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New Guidelines Issued for Common Tremor Disorder
American Academy of Neurology has updated recommendations for treating essential tremor.
WEDNESDAY, Oct. 19 (HealthDay News) -- An antiseizure drug called primidone (Mysoline) and a high blood pressure drug called propranolol (Inderal) are the most effective medicines to treat shaking in people with essential tremor, according to an updated treatment guideline from the American Academy of Neurology.
Essential tremor, which affects about 10 million people in the United States, is the most common type of tremor disorder and is often mistaken with other movement disorders such as Parkinson's disease.
The condition usually starts after age 40 and affects the hands, head and voice. It can cause difficulties with daily activities such as eating, writing, shaving and sewing.
Along with primidone and propranolol, other helpful medicines include the antiseizure drugs gabapentin (Fanatrex, Neurontin) and topiramate (Topamax), the high blood pressure drugs atenolol (Tenormin) and sotalol (Betapace, Sorine), and the anti-anxiety drug alprazolam (Xanax), according to the guideline.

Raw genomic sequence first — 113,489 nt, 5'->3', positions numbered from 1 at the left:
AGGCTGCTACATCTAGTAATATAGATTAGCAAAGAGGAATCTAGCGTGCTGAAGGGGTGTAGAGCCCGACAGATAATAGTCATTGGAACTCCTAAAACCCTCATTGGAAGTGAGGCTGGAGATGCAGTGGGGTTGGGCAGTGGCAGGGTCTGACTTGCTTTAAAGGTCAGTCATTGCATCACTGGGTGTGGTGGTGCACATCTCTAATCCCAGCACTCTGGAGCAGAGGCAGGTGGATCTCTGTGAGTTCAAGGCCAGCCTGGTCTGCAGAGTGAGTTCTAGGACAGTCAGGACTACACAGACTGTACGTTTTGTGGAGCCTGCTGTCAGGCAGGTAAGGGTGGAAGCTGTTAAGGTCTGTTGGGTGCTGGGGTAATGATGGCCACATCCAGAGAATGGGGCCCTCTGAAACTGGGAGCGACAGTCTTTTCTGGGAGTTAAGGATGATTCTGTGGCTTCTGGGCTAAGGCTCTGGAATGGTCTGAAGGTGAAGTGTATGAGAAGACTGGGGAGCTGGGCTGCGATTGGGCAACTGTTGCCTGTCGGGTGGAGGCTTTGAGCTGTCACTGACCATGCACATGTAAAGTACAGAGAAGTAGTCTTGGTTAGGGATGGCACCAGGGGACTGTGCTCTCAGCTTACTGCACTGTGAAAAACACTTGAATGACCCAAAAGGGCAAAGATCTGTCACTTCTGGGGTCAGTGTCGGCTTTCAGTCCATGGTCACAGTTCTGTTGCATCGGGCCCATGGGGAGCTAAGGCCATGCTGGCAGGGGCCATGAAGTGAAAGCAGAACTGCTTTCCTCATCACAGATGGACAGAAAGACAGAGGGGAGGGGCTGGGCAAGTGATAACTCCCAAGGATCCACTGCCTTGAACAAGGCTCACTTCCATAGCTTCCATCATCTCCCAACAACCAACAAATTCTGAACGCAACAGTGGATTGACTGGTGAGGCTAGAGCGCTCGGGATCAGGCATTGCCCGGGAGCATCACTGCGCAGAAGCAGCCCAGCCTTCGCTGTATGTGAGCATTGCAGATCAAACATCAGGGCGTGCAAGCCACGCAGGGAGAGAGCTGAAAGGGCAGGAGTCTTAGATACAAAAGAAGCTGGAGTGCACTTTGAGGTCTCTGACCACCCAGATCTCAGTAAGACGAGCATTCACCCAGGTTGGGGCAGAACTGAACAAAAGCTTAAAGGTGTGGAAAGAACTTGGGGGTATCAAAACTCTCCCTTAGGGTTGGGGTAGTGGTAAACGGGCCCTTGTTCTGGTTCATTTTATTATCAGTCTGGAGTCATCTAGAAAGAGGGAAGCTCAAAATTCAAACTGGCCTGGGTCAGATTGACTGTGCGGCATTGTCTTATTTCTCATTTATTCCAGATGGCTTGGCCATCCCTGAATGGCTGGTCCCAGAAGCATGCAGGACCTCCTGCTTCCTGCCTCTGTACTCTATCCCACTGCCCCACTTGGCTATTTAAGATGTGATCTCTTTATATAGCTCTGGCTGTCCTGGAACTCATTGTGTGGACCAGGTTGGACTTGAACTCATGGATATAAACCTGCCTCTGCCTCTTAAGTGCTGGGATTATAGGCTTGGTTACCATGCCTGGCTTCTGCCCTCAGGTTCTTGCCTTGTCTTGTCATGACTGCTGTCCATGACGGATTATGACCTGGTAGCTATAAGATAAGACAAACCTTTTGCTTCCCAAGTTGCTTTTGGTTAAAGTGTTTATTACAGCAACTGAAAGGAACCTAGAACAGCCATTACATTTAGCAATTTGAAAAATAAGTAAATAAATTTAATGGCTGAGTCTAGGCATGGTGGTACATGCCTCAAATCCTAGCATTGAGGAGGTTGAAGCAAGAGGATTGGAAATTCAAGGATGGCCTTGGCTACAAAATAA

Unlike the 2005 guideline, the updated guideline does not recommend the use of the antiseizure drugs levetiracetam (Keppra) and flunarizine (Sibelium) or the drug 3,4-diaminopyridine (used for rare muscle diseases) to treat tremors of the arms and legs.
The new guideline also noted that there is insufficient evidence to support the use of the schizophrenia drug clozapine (Clozaril). There is only weak evidence to support the use of the high blood pressure drugs nadolol (Corgard) and nimodipine (Nimotop), the antiseizure drug clonazepam (Klonopin), and botulinum toxin A (Botox).
For patients who don't benefit from drug treatment, two types of brain surgery -- deep brain stimulation and thalamotomy (involving the thalamus) -- may prove helpful, the guideline stated.
The guideline, endorsed by the International Essential Tremor Foundation, is published in the Oct. 19 online edition of the journal Neurology.
We Move has more about essential tremor.
(SOURCE: American Academy of Neurology, news release, Oct. 19, 2011)
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